There are also compounds in grapes and wine (especially red wine,grape juice, dark beers and tea, but absent in white wine, light beers and spirits) called resveratrol and quercetin. Clinical and statistical evidence and laboratory studies have shown these may boost the immune system, block cancer formation, and possibly protect against heart disease and even prolong life.

One recent study, published in the American Journal of Physiology, indicates that resveratrol also inhibits formation of a protein that produces a condition called cardio fibrosis, which reduces the heart’s pumping efficiency when it is needed most, at times of stress. More evidence suggests that wine dilates the small blood vessels and helps to prevent angina and clotting. The alcohol in wine additionally helps balance cholesterol towards the good type.

Source: winepros.org

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When entertaining friends and family during the festive season, sometimes it’s best to go back to the basics. Nothing beats this good old-fashioned roast beef recipe, which is guaranteed to have guests asking for seconds!

  

Ingredients:

4 small onions, quartered

1 tablespoon olive oil

Salt and pepper

1 1.8 kg boneless rib or roast

 

Method:

Heat oven to 190° C. In a roasting pan, toss the onions, oil, ½ teaspoon salt, and ½ teaspoon pepper. Push the onions to the edges of the pan. Season the beef with 1 teaspoon each and pepper and place in the center of the pan.

 Roast the beef to the desired doneness, 65-80 minutes for medium-rare (remove from oven when the internal temperature registers 50° C).

Transfer the beef to a cutting board, tent loosely with foil, and let rest for at least 15 minutes. Slice and serve with the onions.

Serves 8 people

  

Wine:

This dish goes well with big wines like the Arniston Bay Cabernet Sauvignon. This well-balanced, full-bodied wine has a deep red colour with fruit and berry aromas.

  

Source: Real Simple Magazine

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The festive season is famous for bringing family and friends together. This will undoubtedly result in more social eating and of course drinking. Here are some principles to apply this season:

 

Know your limits:

Safe and healthy alcohol intake levels are 30g/day for men and 20g/day for women (women generally have less of the enzyme that helps break down alcohol in the body).

This means that one unit of alcohol a day is considered safe and healthy for an adult female and two units for a male. One unit = 340ml beer, tot (25ml) spirits, 50ml port, sherry or muscadel or 120ml wine.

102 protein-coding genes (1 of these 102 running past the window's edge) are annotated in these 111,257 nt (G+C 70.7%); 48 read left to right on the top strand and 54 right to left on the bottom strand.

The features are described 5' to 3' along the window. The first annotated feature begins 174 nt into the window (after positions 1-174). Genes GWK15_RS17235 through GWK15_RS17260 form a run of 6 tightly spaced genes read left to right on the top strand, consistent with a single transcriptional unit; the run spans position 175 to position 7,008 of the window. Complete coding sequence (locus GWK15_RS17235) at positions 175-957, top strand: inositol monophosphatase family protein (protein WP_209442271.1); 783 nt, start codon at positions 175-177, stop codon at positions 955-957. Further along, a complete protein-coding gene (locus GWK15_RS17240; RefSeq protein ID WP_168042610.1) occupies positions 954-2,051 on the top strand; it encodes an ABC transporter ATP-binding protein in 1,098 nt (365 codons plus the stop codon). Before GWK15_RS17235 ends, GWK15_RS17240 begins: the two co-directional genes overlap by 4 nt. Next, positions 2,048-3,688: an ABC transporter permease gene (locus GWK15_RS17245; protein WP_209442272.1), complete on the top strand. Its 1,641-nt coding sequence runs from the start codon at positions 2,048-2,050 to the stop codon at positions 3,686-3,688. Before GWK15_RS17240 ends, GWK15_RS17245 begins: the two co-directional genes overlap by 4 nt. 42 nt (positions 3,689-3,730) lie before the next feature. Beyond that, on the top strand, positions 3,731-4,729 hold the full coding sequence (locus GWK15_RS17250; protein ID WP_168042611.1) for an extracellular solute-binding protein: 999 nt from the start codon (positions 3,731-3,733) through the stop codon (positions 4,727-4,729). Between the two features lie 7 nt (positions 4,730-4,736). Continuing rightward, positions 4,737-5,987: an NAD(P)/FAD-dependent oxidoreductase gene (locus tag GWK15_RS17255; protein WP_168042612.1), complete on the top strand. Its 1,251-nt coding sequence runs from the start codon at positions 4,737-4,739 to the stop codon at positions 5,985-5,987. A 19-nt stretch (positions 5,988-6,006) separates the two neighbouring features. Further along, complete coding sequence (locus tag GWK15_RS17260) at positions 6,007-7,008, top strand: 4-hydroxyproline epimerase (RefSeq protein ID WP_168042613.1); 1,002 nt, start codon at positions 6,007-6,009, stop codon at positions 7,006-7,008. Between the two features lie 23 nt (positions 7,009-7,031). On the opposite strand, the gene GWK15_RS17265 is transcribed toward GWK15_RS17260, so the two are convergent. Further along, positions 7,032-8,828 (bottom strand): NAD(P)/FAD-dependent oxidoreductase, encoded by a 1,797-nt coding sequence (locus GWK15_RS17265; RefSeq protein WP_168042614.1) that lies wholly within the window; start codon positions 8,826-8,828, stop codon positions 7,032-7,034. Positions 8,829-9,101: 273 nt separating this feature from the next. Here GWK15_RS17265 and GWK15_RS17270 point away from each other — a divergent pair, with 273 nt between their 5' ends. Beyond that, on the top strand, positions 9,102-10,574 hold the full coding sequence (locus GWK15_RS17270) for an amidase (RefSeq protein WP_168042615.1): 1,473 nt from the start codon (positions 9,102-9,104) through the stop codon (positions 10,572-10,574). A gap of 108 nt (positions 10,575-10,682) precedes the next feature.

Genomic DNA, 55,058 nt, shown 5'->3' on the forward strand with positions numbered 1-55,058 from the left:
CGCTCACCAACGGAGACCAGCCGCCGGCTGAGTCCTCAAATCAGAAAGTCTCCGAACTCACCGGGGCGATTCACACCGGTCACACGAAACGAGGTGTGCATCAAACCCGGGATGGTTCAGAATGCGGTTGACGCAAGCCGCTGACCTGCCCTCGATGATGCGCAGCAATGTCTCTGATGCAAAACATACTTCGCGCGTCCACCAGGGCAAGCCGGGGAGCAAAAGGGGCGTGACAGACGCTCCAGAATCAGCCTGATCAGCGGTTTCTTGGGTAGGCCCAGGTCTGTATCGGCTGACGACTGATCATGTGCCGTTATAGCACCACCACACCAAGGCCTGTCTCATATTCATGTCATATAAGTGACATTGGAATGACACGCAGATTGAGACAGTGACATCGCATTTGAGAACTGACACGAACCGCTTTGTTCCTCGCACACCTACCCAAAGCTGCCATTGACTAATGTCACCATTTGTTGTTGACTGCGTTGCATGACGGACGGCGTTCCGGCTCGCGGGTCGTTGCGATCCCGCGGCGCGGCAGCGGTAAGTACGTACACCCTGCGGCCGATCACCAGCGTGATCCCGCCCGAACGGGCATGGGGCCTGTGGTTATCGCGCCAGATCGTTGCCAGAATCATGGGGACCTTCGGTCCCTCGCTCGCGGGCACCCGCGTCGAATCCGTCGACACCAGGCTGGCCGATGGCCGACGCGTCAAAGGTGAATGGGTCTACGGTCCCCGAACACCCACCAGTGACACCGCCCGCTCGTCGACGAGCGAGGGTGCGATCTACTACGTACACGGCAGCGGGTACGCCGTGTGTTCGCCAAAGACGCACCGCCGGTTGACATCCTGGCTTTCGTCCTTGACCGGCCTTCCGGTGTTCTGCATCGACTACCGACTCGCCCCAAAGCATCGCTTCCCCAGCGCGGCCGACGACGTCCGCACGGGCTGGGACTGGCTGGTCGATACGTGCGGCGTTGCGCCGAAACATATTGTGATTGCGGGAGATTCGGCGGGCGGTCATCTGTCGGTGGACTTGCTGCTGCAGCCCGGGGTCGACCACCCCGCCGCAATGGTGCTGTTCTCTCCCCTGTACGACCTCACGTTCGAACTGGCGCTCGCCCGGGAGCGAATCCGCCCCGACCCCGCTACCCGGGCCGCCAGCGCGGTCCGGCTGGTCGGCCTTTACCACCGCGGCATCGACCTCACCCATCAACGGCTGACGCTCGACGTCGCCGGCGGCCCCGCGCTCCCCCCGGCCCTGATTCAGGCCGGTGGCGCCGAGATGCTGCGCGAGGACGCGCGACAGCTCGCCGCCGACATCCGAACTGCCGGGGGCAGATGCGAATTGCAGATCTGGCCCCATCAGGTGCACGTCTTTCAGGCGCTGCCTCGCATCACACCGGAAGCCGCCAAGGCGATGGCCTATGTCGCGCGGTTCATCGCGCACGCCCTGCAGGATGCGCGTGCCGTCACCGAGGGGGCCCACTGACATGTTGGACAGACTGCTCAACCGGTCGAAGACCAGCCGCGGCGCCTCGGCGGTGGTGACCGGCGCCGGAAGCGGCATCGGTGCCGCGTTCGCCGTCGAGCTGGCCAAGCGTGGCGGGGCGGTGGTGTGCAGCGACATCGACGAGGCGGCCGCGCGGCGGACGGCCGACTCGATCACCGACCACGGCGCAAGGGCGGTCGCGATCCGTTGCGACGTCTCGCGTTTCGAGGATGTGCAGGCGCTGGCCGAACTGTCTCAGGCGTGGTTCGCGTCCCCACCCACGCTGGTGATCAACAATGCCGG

Moderation is key:

Spread your weekly alcohol allowance as evenly as possible over seven days. Infrequent bingeing on alcohol can bring on attacks of gout or pancreatitis, and may cause abnormalities in heart rhythms and increases your risk of cancer.

 Stretch your intake:

Use plenty of ice, water or soda water in spirit drinks or white wine (to make a spritzer); this dilutes the alcohol while increasing the volume so you drink less. Ensure your first drink is some other liquid e.g. a mineral water or a cooldrink — your alcoholic beverage should not be used as a thirst quencher.

Arrive alive:

On average it will take the liver about an hour to break down one unit of alcohol. So even after a night’s sleep, if you have had six cans of beer or two bottles of wine, you could still be over the legal limit the next day. Remember that, when driving.

Being fitter makes no difference to the rate of absorption. But, the absence or presence of food and the type of fluid that accompanies the alcohol does. Alcohol consumed on an empty stomach is more rapidly absorbed. Water and fruit juices mixed with alcohol slow the absorption process, whereas carbonated drinks (because of the carbon dioxide) will speed it up. Warm alcohol is absorbed quicker than cold alcohol.

Weight gain:

The calorie content of alcoholic beverages (which depends on the percentage of alcohol, the type of beverage and the type of mixture) plus the behaviour associated with drinking all have their part to play in the effect it will have on your weight.